7 Pro-Democracy Politicians Arrived at Hong Kong Over Heated Meeting

HONG KONG – Police arrested seven pro-democracy politicians on Sunday in a heated meeting in early May when chambers from the local legislature were filled to protest against the fight for control over a key committee.

The arrest came after governments in Hong Kong and Beijing made a widespread effort to shut down dissent after a year of intense protest in the semi-autonomous city.

Authorities have aggressively used social-harassing rules against protesters, whose numbers have plummeted since last year. And a broad-national security law imposed by Beijing at the end of June gives potentially tougher penalties for poorly defined crimes such as a series of sabotage and collusion.

The politicians arrested on Sunday were involved in heated disputes over control of a key committee in Hong Kong’s Legislative Council. A pro-democracy MP was there for months Stopped debate over several major bills, disrupted the establishment camp And drawing condemnation from the government in Hong Kong and Beijing’s powerful liaison office.

Pro-government MPs, who have a majority in the legislature due in part to their domination of seats reserved for industries and other interest groups, and Became the committee chair on 8 May. That act set up fresh protests in the legislature.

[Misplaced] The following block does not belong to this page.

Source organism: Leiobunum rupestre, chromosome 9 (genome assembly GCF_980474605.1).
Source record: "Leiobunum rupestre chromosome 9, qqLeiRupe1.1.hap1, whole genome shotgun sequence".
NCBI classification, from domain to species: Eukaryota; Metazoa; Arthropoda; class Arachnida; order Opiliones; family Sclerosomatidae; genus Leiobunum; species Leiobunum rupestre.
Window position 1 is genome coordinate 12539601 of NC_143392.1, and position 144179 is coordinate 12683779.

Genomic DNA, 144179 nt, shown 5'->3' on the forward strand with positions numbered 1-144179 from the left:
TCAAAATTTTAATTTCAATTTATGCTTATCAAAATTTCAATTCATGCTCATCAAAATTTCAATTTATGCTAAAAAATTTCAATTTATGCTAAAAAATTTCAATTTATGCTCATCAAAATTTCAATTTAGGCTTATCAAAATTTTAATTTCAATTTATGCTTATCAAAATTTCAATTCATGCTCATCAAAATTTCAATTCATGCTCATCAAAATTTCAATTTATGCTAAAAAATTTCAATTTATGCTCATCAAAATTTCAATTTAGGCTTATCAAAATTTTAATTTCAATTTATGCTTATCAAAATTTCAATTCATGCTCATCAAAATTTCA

Stander Lee, the jurist who established the committee, expelled several pro-democracy representatives during the turbulent session.

Pro-democracy lawmakers Wu Chi-wai, Andrew Wan, Helena Wong and Fernando Cheung were arrested on Sunday along with Hong Kong’s Labor Party president Kwok Wing-kin and former legislators Eddie Chu and Ray Chan. On their social media accounts.

The police confirmed the arrest of six people and a woman accused of acts of contempt and interference under the Area Legislative Council Ordinance. He did not rule out the possibility of arresting more people over the incident.

Mr. Chan was the first Opened a private case against Kwok Wai-kyung, A pro-establishment legislator who Dragged him to the ground During the controversial session. Mr Chan said that he prosecuted private litigation, a mechanism used little by little in Hong Kong law, because he did not believe that the officer would otherwise have given Dr. Will take action against Coke.

Hong Kong’s Legislative Council has seen an increase in the number of protests by lawmakers in recent years, particularly by members of the anti-camp who rose to prominence through antiwar protests. The measure was debated in occasional intense and chaotic sessions in the legislature before the city was surrounded by huge street rallies last year to defeat a resolution that allowed extradition to mainland China.

Hong Kong Government Postponed a legislative election for September, Citing the risk of spreading Kovid-19. The pro-democracy camp condemned the move, saying it was a delaying strategy, which meant the loss of an establishment. Mr Chu and Mr Chan said in September that they would not continue in office because they believed the one-year extension of the legislature violated the law.



Source link

Leave a Reply

Your email address will not be published. Required fields are marked *